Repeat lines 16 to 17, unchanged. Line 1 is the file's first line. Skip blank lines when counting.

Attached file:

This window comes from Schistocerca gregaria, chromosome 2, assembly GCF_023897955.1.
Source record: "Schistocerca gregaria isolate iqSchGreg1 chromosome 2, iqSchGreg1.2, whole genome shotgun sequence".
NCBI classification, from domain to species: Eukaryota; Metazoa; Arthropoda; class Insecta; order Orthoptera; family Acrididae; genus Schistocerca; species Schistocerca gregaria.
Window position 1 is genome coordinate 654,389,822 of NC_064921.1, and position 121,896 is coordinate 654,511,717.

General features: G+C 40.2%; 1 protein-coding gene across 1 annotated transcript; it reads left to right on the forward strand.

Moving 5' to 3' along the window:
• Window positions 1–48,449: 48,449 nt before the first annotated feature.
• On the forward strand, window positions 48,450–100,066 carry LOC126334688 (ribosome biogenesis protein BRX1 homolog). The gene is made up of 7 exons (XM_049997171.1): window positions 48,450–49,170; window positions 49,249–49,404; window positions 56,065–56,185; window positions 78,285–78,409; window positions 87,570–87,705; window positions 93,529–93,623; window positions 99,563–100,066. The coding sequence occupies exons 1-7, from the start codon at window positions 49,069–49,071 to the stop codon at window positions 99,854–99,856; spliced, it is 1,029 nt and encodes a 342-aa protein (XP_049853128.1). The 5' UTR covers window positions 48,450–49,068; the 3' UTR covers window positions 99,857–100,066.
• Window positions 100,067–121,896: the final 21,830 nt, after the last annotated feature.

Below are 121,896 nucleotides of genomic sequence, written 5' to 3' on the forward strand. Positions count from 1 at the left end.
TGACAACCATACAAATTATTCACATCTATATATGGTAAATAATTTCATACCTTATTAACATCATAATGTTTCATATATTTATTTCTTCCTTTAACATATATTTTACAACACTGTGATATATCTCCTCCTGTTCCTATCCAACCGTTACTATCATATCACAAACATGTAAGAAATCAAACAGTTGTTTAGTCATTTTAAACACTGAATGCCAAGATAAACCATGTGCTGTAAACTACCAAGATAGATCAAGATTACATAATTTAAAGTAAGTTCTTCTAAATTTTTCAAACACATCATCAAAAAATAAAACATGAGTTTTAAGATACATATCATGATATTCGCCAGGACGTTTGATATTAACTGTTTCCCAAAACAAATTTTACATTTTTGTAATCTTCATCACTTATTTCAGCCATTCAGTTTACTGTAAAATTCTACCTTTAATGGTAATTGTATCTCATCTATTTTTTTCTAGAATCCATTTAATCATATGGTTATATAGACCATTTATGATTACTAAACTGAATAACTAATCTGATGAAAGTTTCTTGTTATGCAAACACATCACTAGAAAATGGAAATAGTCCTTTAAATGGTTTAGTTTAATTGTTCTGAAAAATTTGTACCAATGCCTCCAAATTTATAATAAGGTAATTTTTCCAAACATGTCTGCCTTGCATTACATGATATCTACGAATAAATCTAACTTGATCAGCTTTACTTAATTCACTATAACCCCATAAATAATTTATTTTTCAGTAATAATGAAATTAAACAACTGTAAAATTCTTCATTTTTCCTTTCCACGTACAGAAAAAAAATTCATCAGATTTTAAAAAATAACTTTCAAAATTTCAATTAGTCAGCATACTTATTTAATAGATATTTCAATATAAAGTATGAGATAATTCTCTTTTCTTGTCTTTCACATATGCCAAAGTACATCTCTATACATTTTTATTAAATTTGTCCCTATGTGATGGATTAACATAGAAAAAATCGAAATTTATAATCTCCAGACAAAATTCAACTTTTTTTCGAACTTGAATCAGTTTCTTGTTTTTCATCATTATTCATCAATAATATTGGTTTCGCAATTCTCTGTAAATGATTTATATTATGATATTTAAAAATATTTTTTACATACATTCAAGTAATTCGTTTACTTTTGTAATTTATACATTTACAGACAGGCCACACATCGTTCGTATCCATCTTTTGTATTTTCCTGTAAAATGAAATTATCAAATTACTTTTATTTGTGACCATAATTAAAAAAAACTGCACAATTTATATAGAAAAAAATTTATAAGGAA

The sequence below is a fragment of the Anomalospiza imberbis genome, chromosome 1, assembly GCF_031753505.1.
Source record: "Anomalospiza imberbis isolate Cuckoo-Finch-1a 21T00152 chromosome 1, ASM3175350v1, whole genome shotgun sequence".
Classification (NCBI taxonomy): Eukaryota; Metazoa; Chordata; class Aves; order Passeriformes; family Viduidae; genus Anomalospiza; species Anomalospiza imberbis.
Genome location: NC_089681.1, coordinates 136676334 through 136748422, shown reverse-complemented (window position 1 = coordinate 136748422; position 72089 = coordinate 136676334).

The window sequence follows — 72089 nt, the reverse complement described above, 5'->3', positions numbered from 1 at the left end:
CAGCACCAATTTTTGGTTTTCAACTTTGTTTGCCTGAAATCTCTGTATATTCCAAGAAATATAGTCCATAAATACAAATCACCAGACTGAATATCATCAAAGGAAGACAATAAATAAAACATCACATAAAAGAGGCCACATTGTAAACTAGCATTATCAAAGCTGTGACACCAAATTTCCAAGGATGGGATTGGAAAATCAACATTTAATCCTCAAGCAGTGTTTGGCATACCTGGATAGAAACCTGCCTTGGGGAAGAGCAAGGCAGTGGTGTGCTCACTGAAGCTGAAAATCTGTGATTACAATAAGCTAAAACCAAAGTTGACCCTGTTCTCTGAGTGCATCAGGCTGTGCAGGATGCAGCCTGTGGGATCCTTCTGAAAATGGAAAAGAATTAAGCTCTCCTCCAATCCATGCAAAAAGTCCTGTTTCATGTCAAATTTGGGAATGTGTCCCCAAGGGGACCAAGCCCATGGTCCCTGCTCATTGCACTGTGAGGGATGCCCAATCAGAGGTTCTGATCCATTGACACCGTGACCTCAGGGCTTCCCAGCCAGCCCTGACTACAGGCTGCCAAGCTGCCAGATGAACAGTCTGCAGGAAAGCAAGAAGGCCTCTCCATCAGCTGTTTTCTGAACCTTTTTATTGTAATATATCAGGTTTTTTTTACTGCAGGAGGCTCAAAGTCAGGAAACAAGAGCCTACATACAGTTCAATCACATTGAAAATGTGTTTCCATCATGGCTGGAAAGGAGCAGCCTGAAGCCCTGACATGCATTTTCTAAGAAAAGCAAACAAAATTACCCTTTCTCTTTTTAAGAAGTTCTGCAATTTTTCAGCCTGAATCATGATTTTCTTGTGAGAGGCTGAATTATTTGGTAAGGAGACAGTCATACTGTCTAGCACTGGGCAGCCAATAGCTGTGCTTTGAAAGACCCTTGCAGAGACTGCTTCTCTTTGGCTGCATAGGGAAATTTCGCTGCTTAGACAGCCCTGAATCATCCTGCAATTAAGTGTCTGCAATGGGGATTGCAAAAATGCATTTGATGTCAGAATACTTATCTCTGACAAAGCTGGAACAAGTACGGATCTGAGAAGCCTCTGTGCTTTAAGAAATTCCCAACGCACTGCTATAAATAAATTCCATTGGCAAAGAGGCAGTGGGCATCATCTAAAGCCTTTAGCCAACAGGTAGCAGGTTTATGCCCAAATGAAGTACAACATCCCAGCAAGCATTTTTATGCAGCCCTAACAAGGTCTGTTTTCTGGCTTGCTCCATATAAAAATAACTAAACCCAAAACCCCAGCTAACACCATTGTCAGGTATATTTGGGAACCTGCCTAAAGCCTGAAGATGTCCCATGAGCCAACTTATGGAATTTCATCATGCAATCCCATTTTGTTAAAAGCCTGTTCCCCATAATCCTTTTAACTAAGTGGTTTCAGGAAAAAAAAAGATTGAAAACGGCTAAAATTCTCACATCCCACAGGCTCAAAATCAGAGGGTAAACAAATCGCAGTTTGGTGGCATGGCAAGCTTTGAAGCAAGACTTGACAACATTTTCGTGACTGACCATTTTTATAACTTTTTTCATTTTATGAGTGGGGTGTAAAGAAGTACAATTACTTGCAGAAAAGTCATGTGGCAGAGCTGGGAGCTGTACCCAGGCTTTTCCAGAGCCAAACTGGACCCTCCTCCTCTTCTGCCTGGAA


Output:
The window sequence follows — 72089 nt, the reverse complement described above, 5'->3', positions numbered from 1 at the left end:
CAGCACCAATTTTTGGTTTTCAACTTTGTTTGCCTGAAATCTCTGTATATTCCAAGAAATATAGTCCATAAATACAAATCACCAGACTGAATATCATCAAAGGAAGACAATAAATAAAACATCACATAAAAGAGGCCACATTGTAAACTAGCATTATCAAAGCTGTGACACCAAATTTCCAAGGATGGGATTGGAAAATCAACATTTAATCCTCAAGCAGTGTTTGGCATACCTGGATAGAAACCTGCCTTGGGGAAGAGCAAGGCAGTGGTGTGCTCACTGAAGCTGAAAATCTGTGATTACAATAAGCTAAAACCAAAGTTGACCCTGTTCTCTGAGTGCATCAGGCTGTGCAGGATGCAGCCTGTGGGATCCTTCTGAAAATGGAAAAGAATTAAGCTCTCCTCCAATCCATGCAAAAAGTCCTGTTTCATGTCAAATTTGGGAATGTGTCCCCAAGGGGACCAAGCCCATGGTCCCTGCTCATTGCACTGTGAGGGATGCCCAATCAGAGGTTCTGATCCATTGACACCGTGACCTCAGGGCTTCCCAGCCAGCCCTGACTACAGGCTGCCAAGCTGCCAGATGAACAGTCTGCAGGAAAGCAAGAAGGCCTCTCCATCAGCTGTTTTCTGAACCTTTTTATTGTAATATATCAGGTTTTTTTTACTGCAGGAGGCTCAAAGTCAGGAAACAAGAGCCTACATACAGTTCAATCACATTGAAAATGTGTTTCCATCATGGCTGGAAAGGAGCAGCCTGAAGCCCTGACATGCATTTTCTAAGAAAAGCAAACAAAATTACCCTTTCTCTTTTTAAGAAGTTCTGCAATTTTTCAGCCTGAATCATGATTTTCTTGTGAGAGGCTGAATTATTTGGTAAGGAGACAGTCATACTGTCTAGCACTGGGCAGCCAATAGCTGTGCTTTGAAAGACCCTTGCAGAGACTGCTTCTCTTTGGCTGCATAGGGAAATTTCGCTGCTTAGACAGCCCTGAATCATCCTGCAATTAAGTGTCTGCAATGGGGATTGCAAAAATGCATTTGATGTCAGAATACTTATCTCTGACAAAGCTGGAACAAGTACGGATCTGAGAAGCCTCTGTGCTTTAAGAAATTCCCAACGCACTGCTATAAATAAATTCCATTGGCAAAGAGGCAGTGGGCATCATCTAAAGCCTTTAGCCAACAGGTAGCAGGTTTATGCCCAAATGAAGTACAACATCCCAGCAAGCATTTTTATGCAGCCCTAACAAGGTCTGTTTTCTGGCTTGCTCCATATAAAAATAACTAAACCCAAAACCCCAGCTAACACCATTGTCAGGTATATTTGGGAACCTGCCTAAAGCCTGAAGATGTCCCATGAGCCAACTTATGGAATTTCATCATGCAATCCCATTTTGTTAAAAGCCTGTTCCCCATAATCCTTTTAACTAAGTGGTTTCAGGAAAAAAAAAGATTGAAAACGGCTAAAATTCTCACATCCCACAGGCTCAAAATCAGAGGGTAAACAAATCGCAGTTTGGTGGCATGGCAAGCTTTGAAGCAAGACTTGACAACATTTTCGTGACTGACCATTTTTATAACTTTTTTCATTTTATGAGTGGGGTGTAAAGAAGTACAATTACTTGCAGAAAAGTCATGTGGCAGAGCTGGGAGCTGTACCCAGGCTTTTCCAGAGCCAAACTGGACCCTCCTCCTCTTCTGCCTGGAA